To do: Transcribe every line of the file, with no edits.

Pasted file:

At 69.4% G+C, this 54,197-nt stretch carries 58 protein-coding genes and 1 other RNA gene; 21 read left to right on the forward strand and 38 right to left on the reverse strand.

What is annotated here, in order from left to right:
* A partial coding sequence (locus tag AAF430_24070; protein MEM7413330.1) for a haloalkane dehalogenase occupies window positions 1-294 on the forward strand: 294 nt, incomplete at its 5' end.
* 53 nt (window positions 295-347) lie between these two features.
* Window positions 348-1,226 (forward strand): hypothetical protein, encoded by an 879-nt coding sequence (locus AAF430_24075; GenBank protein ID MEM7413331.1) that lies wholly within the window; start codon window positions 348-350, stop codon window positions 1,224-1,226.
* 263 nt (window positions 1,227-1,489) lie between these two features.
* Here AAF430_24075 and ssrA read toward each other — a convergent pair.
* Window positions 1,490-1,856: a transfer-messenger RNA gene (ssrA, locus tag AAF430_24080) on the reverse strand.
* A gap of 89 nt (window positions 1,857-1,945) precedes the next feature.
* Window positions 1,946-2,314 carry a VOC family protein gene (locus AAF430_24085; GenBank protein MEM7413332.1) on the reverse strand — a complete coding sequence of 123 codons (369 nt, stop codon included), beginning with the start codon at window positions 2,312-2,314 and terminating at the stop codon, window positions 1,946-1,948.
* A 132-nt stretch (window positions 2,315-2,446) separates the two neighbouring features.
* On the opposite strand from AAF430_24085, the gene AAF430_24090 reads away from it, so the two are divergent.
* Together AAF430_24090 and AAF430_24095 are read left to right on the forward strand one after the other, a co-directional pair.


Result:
At 69.4% G+C, this 54,197-nt stretch carries 58 protein-coding genes and 1 other RNA gene; 21 read left to right on the forward strand and 38 right to left on the reverse strand.

What is annotated here, in order from left to right:
* A partial coding sequence (locus tag AAF430_24070; protein MEM7413330.1) for a haloalkane dehalogenase occupies window positions 1-294 on the forward strand: 294 nt, incomplete at its 5' end.
* 53 nt (window positions 295-347) lie between these two features.
* Window positions 348-1,226 (forward strand): hypothetical protein, encoded by an 879-nt coding sequence (locus AAF430_24075; GenBank protein ID MEM7413331.1) that lies wholly within the window; start codon window positions 348-350, stop codon window positions 1,224-1,226.
* 263 nt (window positions 1,227-1,489) lie between these two features.
* Here AAF430_24075 and ssrA read toward each other — a convergent pair.
* Window positions 1,490-1,856: a transfer-messenger RNA gene (ssrA, locus tag AAF430_24080) on the reverse strand.
* A gap of 89 nt (window positions 1,857-1,945) precedes the next feature.
* Window positions 1,946-2,314 carry a VOC family protein gene (locus AAF430_24085; GenBank protein MEM7413332.1) on the reverse strand — a complete coding sequence of 123 codons (369 nt, stop codon included), beginning with the start codon at window positions 2,312-2,314 and terminating at the stop codon, window positions 1,946-1,948.
* A 132-nt stretch (window positions 2,315-2,446) separates the two neighbouring features.
* On the opposite strand from AAF430_24085, the gene AAF430_24090 reads away from it, so the two are divergent.
* Together AAF430_24090 and AAF430_24095 are read left to right on the forward strand one after the other, a co-directional pair.